Neil Duxbury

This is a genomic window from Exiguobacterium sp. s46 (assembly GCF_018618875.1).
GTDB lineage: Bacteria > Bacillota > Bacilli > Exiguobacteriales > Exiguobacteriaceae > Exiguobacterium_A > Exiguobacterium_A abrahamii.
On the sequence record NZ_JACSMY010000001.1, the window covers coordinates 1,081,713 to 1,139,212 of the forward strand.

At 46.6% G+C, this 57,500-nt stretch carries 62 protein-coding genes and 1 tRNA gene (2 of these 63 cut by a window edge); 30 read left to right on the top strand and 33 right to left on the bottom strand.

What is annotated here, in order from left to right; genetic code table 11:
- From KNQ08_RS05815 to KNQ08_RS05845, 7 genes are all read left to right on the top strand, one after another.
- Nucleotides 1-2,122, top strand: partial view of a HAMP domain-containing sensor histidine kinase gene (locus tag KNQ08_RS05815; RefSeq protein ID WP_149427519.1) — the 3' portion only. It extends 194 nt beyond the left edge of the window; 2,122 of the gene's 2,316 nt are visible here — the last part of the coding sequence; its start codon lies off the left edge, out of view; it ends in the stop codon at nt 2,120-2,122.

This article examines “Golden Rule reasoning” — reasoning according to the principle that we should treat others as we would have them treat us — as a basis for moral action and as a criterion for assessing the moral quality and implications of judicial decisions, legal rules, and proposals for legal reform. After distinguishing the Golden Rule from other ideas and principles with which it is sometimes associated, I embark upon a defense of the Golden Rule as a principle of fairness. The main approach to defending this principle has been to detach Golden Rule-based behavior from the desires of agents and recipients. The purpose of adopting this approach is to avoid reducing the Golden Rule to the proposition that we are entitled to impose on others preferences that we would happily have imposed on us. I examine various attempts to show that the Golden Rule requires that agents do not simply project their values and desires onto others and I argue that the most successful of these is RM. Hare's explanation of Golden Rule reasoning in universal prescriptivist terms. Although the universal prescriptivist explanation is open to various criticisms — as becomes obvious when it is applied to particular moral problems such as euthanasia and abortion — it nevertheless provides a strong philosophical basis for claiming not only that Golden Rule reasoning need not be connected to particular tastes and preferences but also that, as a matter of moral principle, we should never tolerate double standards where cases are relevantly similar. While I accept and try to demonstrate the merits of interpreting the Golden Rule in universal prescriptivist terms, however, I conclude that a more robust interpretation of the Rule is one which is advanced by some natural law philosophers and which offers a philosophical justification for the proposition that doing to others as one would have done to oneself is necessarily a case of doing good towards others. The article ends with some reflections on the implications of this version of Golden Rule reasoning for legal policymaking, and in particular for the abortion debate. Reprinted by permission of the publisher.



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